ADAPTIVE MOLDS

WORKFLOWS FOR CUSTOMIZABLE PRODUCTION

2020

In Collaboration with Diego Pinochet, Alejandro Gracia-Zheng

Ceramic Material Processes | Harvard GSD

Instructor Nathan King

The strength of additive manufacturing technology lies in its geometric precision, re-programmability, and the reduction of formwork for parts. However, most AM technologies rely on horizontal layer-by-layer deposi-tion, requiring wasted support material for parts that are three-dimensional or possess overhangs. Using clay as a vehicle of exploration, we examine alternative forming techniques using molds as an accessory for designing and making. Molds allow for high volume production by unskilled workers but typically only produce many of the same part. The fabrication of molds is time consuming and, therefore, is not typically a viable option for models of customization. This project demonstrates a workflow that pairs additive manufacturing with reconfigurable molds to create variable three-dimensional parts. The control of part variation comes from the geometric control provided by CNC machines and the three-dimensional support provided by flexible molds and computational form finding processes. This fabrication process seeks an alternative for the production of customizable ceramic parts, with control in both profile and section, by reducing the amount of scaffolding material and time needed to make molds for complex and variable forms. 

SITE

The shell pavilion...

FORM FINDING

The Shell Pavilion is result of a month long workshop in Shanghai called Robotic Force between Tongji University, ETH, and Massachusetts Institute of Technology.

The first half of the workshop used graphic statics to find forms in structural equilibrium with tools like Rhino Vault. These forms were then considered for discretization and fabrication. Using an ABB robotic arm to 3D print plastic, material testing occurred during the design development process to create a design feedback loop where form, material, and geometry effects were considered at both the local and global scale.

Our final form was driven by the requirements that we wanted it to fit within a circular baseplate, feel like an enclosure, and have parts that crossed over each other - all of this, using a few parts as possible. To do this we discretized the final form into seven developable strips using a technique that allowed double curvature to be created out of single curvature that appoximated double curvature.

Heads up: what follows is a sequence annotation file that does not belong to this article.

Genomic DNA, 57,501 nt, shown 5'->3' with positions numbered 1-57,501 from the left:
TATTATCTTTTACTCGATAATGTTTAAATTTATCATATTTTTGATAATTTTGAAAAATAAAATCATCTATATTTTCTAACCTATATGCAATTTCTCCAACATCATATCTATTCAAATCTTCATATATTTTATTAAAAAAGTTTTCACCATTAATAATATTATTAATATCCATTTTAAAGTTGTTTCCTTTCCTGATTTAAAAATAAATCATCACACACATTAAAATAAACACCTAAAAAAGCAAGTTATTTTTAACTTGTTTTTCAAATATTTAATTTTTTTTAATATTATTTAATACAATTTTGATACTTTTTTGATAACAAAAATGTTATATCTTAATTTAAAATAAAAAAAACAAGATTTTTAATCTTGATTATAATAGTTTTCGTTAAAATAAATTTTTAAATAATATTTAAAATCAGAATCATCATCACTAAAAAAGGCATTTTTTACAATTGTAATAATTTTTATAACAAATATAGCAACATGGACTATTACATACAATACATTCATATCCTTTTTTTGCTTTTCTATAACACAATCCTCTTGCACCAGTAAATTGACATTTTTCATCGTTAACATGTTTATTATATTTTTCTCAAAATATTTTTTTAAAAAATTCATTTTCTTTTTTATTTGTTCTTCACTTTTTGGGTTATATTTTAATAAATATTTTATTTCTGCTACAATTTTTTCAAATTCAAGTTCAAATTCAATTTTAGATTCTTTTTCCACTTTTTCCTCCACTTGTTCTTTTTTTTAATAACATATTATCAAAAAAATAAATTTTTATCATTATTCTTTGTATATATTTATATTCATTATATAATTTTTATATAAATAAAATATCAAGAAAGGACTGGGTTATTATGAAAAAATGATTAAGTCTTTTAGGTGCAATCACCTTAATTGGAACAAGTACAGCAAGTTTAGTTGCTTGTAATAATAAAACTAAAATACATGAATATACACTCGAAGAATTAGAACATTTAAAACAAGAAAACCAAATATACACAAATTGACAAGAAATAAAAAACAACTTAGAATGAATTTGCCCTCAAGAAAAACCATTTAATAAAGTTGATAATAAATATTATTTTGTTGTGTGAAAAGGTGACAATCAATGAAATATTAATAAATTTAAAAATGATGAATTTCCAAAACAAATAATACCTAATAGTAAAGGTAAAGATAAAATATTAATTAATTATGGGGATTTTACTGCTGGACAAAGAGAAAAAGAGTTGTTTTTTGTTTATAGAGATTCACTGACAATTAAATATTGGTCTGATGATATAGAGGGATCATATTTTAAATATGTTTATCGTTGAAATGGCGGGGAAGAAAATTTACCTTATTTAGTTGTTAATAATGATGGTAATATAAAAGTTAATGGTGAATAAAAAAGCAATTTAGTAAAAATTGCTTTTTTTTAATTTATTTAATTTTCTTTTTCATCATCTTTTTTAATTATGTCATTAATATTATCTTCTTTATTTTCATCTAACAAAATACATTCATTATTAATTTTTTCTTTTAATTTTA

We 3D printed these developable panels using the robot and were able to assemble them quickly and without much of the waste that comes with traditional scaffoding. We then applied three layes of brick on top of the plastic scaffolding - once dry, this brick acts in perfect compression and results in an ultra-thin but structurally stable shell structure.

MATERIAL STUDIES

The Shell Pavilion is result of a month long workshop in Shanghai called Robotic Force between Tongji University, ETH, and Massachusetts Institute of Technology.

The first half of the workshop used graphic statics to find forms in structural equilibrium with tools like Rhino Vault. These forms were then considered for discretization and fabrication. Using an ABB robotic arm to 3D print plastic, material testing occurred during the design development process to create a design feedback loop where form, material, and geometry effects were considered at both the local and global scale.

Our final form was driven by the requirements that we wanted it to fit within a circular baseplate, feel like an enclosure, and have parts that crossed over each other - all of this, using a few parts as possible. To do this we discretized the final form into seven developable strips using a technique that allowed double curvature to be created out of single curvature that appoximated double curvature.

We 3D printed these developable panels using the robot and were able to assemble them quickly and without much of the waste that comes with traditional scaffoding. We then applied three layes of brick on top of the plastic scaffolding - once dry, this brick acts in perfect compression and results in an ultra-thin but structurally stable shell structure.

MOLLY MASON

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